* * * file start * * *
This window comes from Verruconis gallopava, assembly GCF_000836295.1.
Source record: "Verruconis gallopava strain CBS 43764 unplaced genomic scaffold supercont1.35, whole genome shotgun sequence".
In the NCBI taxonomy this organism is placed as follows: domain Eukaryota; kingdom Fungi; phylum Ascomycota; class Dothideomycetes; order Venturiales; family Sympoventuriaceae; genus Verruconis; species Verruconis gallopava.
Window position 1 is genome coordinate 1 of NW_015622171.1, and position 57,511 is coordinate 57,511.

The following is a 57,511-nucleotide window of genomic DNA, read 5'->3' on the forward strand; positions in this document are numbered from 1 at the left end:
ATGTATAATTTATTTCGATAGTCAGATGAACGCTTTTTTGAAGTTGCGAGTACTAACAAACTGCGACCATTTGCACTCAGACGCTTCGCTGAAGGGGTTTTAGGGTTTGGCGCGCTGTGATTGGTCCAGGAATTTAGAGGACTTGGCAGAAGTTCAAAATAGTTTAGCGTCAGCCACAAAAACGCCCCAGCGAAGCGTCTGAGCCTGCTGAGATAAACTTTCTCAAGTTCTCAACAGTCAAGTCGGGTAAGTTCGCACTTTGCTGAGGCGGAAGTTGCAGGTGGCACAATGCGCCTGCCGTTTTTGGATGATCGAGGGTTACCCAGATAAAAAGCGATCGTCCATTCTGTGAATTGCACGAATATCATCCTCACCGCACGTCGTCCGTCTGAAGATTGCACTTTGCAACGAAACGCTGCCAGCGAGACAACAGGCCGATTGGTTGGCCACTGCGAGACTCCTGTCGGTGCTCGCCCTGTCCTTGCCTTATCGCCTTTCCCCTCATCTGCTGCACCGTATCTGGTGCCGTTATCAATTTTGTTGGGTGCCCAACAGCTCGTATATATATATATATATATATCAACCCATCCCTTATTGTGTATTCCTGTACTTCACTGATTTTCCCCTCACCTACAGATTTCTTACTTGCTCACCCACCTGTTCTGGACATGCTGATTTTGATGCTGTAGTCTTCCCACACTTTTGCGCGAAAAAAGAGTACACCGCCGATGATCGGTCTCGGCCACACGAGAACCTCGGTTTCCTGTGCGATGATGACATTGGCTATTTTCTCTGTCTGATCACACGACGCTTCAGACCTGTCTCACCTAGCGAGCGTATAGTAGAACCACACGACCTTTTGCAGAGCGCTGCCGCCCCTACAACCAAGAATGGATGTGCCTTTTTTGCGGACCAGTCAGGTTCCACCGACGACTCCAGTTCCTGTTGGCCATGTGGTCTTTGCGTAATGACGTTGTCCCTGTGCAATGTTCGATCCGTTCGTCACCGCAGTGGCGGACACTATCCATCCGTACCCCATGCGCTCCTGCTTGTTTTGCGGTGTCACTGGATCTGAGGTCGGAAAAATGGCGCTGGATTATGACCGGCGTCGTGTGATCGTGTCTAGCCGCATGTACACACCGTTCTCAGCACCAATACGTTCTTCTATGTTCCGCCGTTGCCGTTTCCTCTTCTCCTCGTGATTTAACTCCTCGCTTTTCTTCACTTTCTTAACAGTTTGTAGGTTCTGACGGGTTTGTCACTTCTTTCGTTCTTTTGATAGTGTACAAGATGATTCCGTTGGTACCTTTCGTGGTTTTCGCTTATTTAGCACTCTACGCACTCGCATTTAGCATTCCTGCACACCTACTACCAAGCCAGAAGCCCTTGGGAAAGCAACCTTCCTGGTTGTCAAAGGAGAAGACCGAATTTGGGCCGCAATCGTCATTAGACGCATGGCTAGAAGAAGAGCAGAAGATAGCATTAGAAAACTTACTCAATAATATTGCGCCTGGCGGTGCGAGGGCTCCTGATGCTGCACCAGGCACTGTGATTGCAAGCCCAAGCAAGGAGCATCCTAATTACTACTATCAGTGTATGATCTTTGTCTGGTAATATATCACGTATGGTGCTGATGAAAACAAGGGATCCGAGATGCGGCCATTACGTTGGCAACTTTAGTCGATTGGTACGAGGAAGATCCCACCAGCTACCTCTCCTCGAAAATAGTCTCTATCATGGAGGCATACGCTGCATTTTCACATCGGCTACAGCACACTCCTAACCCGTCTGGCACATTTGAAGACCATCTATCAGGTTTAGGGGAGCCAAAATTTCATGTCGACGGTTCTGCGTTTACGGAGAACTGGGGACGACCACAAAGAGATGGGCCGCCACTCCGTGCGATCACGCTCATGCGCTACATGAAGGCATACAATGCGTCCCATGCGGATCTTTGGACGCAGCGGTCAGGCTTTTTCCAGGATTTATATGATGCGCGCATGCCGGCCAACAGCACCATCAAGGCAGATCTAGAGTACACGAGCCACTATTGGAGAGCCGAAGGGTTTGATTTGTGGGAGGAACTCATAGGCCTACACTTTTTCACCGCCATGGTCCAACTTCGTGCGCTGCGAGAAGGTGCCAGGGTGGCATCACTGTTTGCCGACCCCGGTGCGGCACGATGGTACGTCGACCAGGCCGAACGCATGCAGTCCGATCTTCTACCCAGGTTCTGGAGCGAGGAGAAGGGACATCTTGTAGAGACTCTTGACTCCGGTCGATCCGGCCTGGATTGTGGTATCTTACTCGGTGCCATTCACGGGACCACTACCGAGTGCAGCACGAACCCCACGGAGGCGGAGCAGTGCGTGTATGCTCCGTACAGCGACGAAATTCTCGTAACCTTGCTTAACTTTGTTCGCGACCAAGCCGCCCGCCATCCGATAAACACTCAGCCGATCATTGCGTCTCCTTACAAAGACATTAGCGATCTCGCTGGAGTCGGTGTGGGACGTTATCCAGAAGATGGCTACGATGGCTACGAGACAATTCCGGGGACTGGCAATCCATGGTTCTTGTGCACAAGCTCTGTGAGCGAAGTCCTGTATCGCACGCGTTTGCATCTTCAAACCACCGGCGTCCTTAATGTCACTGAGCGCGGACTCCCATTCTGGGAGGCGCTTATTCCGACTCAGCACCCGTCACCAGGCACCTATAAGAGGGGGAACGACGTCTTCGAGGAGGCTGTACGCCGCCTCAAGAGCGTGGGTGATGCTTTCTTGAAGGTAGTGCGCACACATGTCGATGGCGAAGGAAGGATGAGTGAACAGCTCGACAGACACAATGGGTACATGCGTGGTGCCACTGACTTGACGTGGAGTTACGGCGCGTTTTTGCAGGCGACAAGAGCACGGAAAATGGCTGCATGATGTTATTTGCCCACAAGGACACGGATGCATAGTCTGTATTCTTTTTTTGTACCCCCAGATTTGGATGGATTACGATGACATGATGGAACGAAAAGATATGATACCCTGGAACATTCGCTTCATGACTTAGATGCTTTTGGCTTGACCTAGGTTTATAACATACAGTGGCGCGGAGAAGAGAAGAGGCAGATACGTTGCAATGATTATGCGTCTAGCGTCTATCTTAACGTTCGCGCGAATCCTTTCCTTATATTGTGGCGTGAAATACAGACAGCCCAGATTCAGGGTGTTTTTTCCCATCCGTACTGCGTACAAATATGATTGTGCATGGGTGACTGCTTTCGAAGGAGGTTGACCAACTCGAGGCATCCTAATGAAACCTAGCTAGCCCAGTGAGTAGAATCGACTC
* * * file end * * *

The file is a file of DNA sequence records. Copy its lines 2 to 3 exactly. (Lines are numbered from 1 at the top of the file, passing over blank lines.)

Source record: "Verruconis gallopava strain CBS 43764 unplaced genomic scaffold supercont1.35, whole genome shotgun sequence".
In the NCBI taxonomy this organism is placed as follows: domain Eukaryota; kingdom Fungi; phylum Ascomycota; class Dothideomycetes; order Venturiales; family Sympoventuriaceae; genus Verruconis; species Verruconis gallopava.